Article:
Manus X Machina Exhibit At The Metropolitan Museum Of Art

Newmat USA Ltd. as Membrane

OMA New York lead architect Shohei Shigematsu used 30,000 square feet of custom perforated membrane material from NEWMAT to achieve his ‘translucent ghost cathedral’ design for the Fashion in an Age of Technology exhibit at the Metropolitan Museum of Art. Able to created unexpected spatial depth, the membrane offers the tensile flexibility required to achieve dome geometries as well as varying degrees of transparency. When lit from the front, the membrane appears opaque enough to function as a projection backdrop for garment details. When lit from behind, it appears transparent and ethereal.


More from the Manufacturer:


For this Fashion in an Age of Technology exhibit at the Metropolitan Museum of Art, lead architect Shohei Shigematsu of OMA New York chose NEWMAT to supply and install the 30,000 square feet of scrim to achieve his “translucent ghost cathedral” design.


OMA New York transformed the Lehman Wing’s central atrium and corridors into a white translucent volume inserted into the existing brick and stone corridors of the Lehman Wing, softening its hard geometries.


The armature of scaffolding used to build the space and wrap it with the NEWMAT membranes introduces a unique temporality within this historic institution. The classical architectural shapes were designed to harmonize with the museum’s existing architecture, while the NEWMAT membranes provide a neutral space that allows visitors to appreciate the details of the intricate garments.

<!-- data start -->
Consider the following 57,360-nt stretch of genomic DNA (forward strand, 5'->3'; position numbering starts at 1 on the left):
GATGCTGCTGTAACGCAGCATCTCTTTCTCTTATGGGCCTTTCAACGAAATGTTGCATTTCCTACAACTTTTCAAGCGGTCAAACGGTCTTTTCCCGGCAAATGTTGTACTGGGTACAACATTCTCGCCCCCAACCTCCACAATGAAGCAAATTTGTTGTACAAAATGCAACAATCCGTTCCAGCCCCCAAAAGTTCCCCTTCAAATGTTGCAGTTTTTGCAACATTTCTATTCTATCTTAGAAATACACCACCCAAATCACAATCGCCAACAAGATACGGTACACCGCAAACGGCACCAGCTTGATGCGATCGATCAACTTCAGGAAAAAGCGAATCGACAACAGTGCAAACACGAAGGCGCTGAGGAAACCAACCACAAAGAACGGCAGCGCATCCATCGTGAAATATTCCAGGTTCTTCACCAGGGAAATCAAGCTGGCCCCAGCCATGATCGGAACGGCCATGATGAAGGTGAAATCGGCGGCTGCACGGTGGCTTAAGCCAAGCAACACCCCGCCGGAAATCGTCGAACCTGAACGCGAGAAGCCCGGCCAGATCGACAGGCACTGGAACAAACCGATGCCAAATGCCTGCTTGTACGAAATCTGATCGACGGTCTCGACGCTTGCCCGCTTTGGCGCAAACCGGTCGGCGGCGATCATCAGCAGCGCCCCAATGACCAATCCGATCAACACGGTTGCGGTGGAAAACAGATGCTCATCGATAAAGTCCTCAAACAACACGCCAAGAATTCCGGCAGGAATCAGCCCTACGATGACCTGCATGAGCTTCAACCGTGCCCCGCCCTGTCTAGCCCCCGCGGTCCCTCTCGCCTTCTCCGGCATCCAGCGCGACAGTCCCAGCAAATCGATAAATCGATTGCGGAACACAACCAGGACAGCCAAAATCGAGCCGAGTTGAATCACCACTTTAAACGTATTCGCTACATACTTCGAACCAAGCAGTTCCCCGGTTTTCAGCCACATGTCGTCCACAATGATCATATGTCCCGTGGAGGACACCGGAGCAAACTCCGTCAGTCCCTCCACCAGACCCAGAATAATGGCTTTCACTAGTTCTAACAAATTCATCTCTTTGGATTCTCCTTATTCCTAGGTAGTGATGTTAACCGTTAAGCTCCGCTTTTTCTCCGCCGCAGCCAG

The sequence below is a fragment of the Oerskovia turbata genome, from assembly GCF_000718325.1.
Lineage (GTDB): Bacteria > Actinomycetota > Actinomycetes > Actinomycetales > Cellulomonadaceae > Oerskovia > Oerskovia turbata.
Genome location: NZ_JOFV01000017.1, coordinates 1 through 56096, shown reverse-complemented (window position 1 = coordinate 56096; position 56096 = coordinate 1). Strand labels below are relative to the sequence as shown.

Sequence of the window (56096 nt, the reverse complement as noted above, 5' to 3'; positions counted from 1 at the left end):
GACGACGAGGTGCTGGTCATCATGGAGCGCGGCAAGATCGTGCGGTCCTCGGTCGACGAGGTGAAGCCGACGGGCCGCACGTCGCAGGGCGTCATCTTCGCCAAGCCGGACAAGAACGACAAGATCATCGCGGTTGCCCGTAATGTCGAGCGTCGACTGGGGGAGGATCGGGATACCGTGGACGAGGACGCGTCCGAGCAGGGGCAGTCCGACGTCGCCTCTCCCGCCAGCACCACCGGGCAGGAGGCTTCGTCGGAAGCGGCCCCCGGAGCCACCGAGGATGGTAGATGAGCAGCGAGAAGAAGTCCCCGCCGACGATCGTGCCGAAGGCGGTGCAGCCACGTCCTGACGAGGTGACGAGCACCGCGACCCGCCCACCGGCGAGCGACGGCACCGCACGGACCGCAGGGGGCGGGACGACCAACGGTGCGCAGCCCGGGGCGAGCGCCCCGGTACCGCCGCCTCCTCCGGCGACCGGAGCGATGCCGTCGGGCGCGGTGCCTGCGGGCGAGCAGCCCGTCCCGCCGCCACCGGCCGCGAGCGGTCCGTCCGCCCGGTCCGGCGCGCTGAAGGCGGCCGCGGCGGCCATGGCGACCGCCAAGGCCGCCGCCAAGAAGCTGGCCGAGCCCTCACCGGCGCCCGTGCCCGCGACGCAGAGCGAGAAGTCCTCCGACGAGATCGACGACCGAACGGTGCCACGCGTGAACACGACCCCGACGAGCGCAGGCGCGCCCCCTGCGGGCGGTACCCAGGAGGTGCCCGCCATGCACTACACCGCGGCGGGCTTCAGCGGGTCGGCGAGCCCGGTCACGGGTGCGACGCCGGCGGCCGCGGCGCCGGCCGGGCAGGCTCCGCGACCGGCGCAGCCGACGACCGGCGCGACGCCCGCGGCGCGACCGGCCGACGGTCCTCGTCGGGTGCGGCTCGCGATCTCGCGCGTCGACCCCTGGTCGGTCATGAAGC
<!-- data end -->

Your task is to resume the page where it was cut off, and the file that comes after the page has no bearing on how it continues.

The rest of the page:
The entrance to the exhibit is a domed clerestory, which leads the visitors towards a 2014 Chanel wedding dress by Karl Lagerfeld that embodies the exhibition’s theme. The details of the 20-foot train’s baroque pattern are projected onto the dome’s black-out NEWMAT membrane, a visual effect that calls to mind the Sistine Chapel.


The custom perforated membrane of the ghost cathedral offers the tensile flexibility required for the dome geometries as well as varying degrees of transparency. When lit from the front, the membrane appears opaque enough to function as a projection backdrop for garment details. Lit from behind, it appears transparent, exposing a sense of the Lehman Wing’s existing material palette and language. The unexpected spatial depth of the membrane allows a visual connection to the wedding dress from all quadrants of the Lehman Wing, while also revealing silhouettes of the temporary scaffolding framework housed within.

Project team
OMA
Architects
Engineers
Scaffolding
Consultants
Product Specifications
BrandCategoryProducts
CW KellerCW KellerMasonry
Newmat USA Ltd.Newmat USA Ltd.Membrane
UBS ZurichUBS ZurichScaffolding